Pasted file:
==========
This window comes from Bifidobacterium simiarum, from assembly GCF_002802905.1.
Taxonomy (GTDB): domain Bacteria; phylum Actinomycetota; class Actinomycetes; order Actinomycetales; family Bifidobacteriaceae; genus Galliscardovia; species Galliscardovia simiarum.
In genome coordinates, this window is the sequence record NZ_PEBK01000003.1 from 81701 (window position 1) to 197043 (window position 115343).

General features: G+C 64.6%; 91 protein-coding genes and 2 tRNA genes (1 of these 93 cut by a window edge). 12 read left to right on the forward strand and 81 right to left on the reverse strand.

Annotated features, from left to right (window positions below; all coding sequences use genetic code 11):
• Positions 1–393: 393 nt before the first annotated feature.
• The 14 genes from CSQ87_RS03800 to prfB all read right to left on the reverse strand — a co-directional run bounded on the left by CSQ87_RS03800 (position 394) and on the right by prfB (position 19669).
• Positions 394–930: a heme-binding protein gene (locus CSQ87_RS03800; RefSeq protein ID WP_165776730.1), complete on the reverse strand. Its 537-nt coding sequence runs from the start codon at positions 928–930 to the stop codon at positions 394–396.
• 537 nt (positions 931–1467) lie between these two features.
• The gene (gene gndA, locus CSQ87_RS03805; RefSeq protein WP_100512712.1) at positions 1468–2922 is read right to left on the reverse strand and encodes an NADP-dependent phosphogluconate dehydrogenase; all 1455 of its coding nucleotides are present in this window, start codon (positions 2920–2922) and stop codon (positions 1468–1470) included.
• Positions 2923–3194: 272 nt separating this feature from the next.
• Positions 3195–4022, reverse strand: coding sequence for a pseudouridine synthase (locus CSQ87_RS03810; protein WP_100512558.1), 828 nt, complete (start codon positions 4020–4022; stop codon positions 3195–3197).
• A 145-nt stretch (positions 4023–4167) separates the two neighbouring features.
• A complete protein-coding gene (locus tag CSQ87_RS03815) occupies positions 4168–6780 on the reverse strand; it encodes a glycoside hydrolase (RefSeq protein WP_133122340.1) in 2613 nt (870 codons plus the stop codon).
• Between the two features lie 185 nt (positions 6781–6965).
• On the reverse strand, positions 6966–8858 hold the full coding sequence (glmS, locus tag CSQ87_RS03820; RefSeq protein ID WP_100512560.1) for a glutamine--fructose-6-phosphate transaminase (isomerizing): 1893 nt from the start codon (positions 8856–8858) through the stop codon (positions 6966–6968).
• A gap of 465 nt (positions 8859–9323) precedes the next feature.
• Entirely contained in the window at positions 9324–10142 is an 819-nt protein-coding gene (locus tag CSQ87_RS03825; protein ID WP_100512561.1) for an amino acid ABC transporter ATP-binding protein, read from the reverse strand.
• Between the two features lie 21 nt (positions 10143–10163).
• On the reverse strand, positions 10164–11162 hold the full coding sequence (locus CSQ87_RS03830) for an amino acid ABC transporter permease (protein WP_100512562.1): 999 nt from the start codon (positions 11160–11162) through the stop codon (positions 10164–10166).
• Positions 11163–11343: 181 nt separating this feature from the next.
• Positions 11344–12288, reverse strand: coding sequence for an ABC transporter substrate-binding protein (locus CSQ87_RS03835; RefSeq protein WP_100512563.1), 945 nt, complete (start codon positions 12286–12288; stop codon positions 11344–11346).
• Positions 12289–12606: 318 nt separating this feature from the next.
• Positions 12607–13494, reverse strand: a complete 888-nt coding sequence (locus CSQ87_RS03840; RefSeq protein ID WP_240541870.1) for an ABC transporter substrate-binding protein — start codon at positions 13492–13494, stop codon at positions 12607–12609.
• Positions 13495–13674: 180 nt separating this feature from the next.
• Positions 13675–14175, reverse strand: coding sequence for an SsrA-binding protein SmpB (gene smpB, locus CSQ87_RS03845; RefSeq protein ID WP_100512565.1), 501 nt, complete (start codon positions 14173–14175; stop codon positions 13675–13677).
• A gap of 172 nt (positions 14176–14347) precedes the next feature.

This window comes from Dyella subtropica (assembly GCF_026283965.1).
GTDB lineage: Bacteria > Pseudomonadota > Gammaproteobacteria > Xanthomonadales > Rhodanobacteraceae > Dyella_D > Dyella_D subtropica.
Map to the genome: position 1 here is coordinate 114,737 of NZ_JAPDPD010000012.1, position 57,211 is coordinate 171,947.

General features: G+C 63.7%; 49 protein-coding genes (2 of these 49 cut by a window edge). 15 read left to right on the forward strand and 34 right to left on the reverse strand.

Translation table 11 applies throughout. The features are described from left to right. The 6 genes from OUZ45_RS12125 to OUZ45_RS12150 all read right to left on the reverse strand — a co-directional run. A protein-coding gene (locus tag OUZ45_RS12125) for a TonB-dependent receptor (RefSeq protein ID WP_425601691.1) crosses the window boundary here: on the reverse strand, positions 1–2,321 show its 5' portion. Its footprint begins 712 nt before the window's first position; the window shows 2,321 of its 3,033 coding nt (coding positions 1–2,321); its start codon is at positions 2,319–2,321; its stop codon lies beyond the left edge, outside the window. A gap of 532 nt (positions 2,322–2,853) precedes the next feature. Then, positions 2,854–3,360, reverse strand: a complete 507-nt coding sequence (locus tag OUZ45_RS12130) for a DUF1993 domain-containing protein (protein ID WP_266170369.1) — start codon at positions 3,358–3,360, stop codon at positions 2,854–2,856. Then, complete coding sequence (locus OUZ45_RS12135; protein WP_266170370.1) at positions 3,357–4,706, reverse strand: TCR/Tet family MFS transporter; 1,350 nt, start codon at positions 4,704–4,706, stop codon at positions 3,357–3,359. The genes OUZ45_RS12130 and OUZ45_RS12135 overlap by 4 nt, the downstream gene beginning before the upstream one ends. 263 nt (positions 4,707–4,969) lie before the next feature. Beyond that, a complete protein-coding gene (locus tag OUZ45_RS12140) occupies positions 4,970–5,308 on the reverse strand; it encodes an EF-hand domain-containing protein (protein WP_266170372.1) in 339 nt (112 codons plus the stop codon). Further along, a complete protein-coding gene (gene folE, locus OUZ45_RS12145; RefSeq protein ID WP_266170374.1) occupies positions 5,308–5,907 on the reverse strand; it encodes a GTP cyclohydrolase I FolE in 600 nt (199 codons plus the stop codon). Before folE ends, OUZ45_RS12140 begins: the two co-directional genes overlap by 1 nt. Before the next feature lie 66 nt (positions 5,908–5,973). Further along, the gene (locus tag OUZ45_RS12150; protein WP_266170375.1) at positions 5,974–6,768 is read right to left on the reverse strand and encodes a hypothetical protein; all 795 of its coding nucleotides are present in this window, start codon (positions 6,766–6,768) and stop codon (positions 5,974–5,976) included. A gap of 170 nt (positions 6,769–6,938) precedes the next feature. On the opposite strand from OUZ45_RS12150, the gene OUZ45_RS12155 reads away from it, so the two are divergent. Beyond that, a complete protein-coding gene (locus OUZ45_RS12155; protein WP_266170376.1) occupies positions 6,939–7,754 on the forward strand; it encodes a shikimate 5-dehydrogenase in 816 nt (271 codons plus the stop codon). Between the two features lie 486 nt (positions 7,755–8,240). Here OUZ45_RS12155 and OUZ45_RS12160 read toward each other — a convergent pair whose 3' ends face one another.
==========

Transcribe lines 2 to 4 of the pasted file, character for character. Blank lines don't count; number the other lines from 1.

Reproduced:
Taxonomy (GTDB): domain Bacteria; phylum Actinomycetota; class Actinomycetes; order Actinomycetales; family Bifidobacteriaceae; genus Galliscardovia; species Galliscardovia simiarum.
In genome coordinates, this window is the sequence record NZ_PEBK01000003.1 from 81701 (window position 1) to 197043 (window position 115343).

General features: G+C 64.6%; 91 protein-coding genes and 2 tRNA genes (1 of these 93 cut by a window edge). 12 read left to right on the forward strand and 81 right to left on the reverse strand.